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UD Leader, MP Wescot-Williams weighs in on the proposed Caribbean Reform Entity, as proposed by the Government of the Netherlands.

“No administrative entity can usurp the political authority vested in the democratically elected representatives of the countries”.

PHILIPSBURG:--- In reacting to the accounts coming out of the Netherlands after the much-anticipated meeting of the Kingdom Council of Ministers on July 10th, MP Wescot-Williams commented that “these accounts are differing in terms of what exactly was decided, if anything, and especially what can be expected in the coming weeks and months. On the one hand, it seemed as if the Caribbean countries are in this together, but then again this seems not to be entirely the case.”

 

The governments of St. Maarten, Curacao and Aruba have conveyed their objections against the hotly debated new entity, officially the Caribbean Reform Entity (CRE). State Secretary Knops has given his spin to the proposed entity and its purported usefulness.

MP Wescot-Williams continued: “I got the impression however that the door has been left somewhat ajar and if that turns out to be the case, St. Maarten should keep it so.”

 

“We are right now in a precarious situation and while the government of St. Maarten has been alluding to possible alternatives to tide us over this critical period, I have yet to see one alternative that could kick in on a short enough term to replace the third tranche of liquidity support, if the Netherlands’ support was to fall through”, stated UD leader, MP Wescot-Williams.

 “From what I conclude from the available documentation, the involvement of the local government is relegated to not much more than a superficial consultation, as this proposal on the table gives far-reaching powers to an administrative entity; powers and decisions that pertain to the political realm of any country.“

 

The UD leader continued: “It is clear that with the inclusion of country economic reform plans as part of the overall package, the Netherlands is desirous of pinning down our financial, economic and social policies for the foreseeable future. The powers and reach of this proposed entity as they currently stand, together with the reigning CFT law render the political authority of the Caribbean countries meaningless. At the very minimum, if all else fails, the government of St. Maarten must at least negotiate an opt-out (exit) and buy-out (payback) clause in the CRE consensus law.”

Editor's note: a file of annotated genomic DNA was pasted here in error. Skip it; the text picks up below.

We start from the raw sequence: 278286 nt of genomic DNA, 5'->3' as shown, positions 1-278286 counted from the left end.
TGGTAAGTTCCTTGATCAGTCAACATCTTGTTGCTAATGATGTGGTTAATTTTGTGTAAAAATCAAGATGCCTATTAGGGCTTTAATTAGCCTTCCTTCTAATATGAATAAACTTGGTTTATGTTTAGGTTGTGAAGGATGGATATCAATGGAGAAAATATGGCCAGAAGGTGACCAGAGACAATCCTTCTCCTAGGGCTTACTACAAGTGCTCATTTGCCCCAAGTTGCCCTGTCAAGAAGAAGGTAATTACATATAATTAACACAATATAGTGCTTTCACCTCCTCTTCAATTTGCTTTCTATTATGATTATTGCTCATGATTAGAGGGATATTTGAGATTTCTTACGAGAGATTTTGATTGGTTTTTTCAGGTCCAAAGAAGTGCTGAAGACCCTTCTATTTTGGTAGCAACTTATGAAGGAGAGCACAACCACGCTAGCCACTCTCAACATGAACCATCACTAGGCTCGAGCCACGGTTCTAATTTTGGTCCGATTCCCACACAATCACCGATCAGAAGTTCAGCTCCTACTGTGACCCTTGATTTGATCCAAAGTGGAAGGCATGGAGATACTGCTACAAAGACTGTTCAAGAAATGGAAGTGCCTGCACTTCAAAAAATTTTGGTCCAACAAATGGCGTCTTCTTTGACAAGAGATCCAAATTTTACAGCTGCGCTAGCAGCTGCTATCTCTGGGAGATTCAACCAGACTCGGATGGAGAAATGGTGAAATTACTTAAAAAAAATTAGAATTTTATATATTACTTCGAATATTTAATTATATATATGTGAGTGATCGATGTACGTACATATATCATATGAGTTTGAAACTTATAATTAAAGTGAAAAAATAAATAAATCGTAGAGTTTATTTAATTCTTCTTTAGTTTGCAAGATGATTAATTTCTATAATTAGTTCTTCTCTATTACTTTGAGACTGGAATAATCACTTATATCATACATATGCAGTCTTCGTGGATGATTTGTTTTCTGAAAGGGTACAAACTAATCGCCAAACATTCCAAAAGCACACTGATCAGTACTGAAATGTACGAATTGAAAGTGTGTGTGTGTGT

“Once decisions are taken via the CRE, the CFT will ensure that the local authorities remain bound to the CRE kingdom law. Much like the current consensus kingdom laws, getting out of these agreements is not up to the individual countries, even in case of perceived or real overreach by the CRE.”

 In addition to this, St. Maarten is faced with commensurate challenges, such as the stress of the hurricane season, the immediate concerns of a large part of the population, such as unemployment, the health of the nation and then we have the compliance issues for the 2nd part of COVID-19 assistance from the Netherlands.

Many laws need to be amended to give legitimacy to what the government is undertaking to be in compliance with the conditions already agreed to with the Netherlands. All of this, expected from a government apparatus that is stressed and stretched thin, due to all that is happening in rapid succession.

 There seems to be however, some points of agreement between the 3 countries and the Netherlands, such as:

The urgency of major (economic) reforms for all the countries The need for short, medium and long term financial and investment impulses.
The immediate needs to survive until these reforms start to take shape.

MP Wescot-Williams: “If the Netherlands is serious about true reform and rebuilding, any entity with a role in this process would be one that simultaneously builds a local cadre of professionals. I see none of that in the proposed tasks of the new entry.”

 When I look further at the role and function of the proposed entity, these tasks in my view would fit much better in national development and or investment bank. Options of collaboration in such a venture would be plentiful, inside and outside of the Kingdom. The “steering” that the Netherlands is seeking, would be commensurate with the capital investment from the Netherlands in such an organization.

The Dutch FMO (Netherlands Development Finance Company) could serve as a model for such an entity and the envisioned (political) checks and balances would be built in from the start.

 “Let’s move the relationship with the Netherlands to a more business-like and mature one, acknowledging that political and cultural differences can’t be wished or forced away. As long as we are in this historical-political relationship, we will have to live with those differences. The coalition government of St. Maarten, therefore, has to make up its mind, one way or the other”, concluded the UD leader and first Prime Minister of St. Maarten, MP Wescot-Williams.

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